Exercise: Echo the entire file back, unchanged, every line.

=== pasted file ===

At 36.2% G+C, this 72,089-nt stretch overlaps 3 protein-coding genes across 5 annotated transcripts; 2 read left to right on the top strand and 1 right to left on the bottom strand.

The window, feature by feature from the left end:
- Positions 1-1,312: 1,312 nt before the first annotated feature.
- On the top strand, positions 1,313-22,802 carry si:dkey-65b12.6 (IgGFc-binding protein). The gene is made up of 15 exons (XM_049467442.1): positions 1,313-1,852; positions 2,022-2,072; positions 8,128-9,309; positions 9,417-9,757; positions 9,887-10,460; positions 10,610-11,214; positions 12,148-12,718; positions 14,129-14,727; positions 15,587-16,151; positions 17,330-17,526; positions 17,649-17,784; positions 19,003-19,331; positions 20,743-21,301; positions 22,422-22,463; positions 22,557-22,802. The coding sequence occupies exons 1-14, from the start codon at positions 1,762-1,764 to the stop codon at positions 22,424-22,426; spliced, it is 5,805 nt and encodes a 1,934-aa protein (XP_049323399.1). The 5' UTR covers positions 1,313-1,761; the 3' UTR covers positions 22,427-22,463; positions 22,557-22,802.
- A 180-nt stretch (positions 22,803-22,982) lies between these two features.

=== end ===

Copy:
At 36.2% G+C, this 72,089-nt stretch overlaps 3 protein-coding genes across 5 annotated transcripts; 2 read left to right on the top strand and 1 right to left on the bottom strand.

The window, feature by feature from the left end:
- Positions 1-1,312: 1,312 nt before the first annotated feature.
- On the top strand, positions 1,313-22,802 carry si:dkey-65b12.6 (IgGFc-binding protein). The gene is made up of 15 exons (XM_049467442.1): positions 1,313-1,852; positions 2,022-2,072; positions 8,128-9,309; positions 9,417-9,757; positions 9,887-10,460; positions 10,610-11,214; positions 12,148-12,718; positions 14,129-14,727; positions 15,587-16,151; positions 17,330-17,526; positions 17,649-17,784; positions 19,003-19,331; positions 20,743-21,301; positions 22,422-22,463; positions 22,557-22,802. The coding sequence occupies exons 1-14, from the start codon at positions 1,762-1,764 to the stop codon at positions 22,424-22,426; spliced, it is 5,805 nt and encodes a 1,934-aa protein (XP_049323399.1). The 5' UTR covers positions 1,313-1,761; the 3' UTR covers positions 22,427-22,463; positions 22,557-22,802.
- A 180-nt stretch (positions 22,803-22,982) lies between these two features.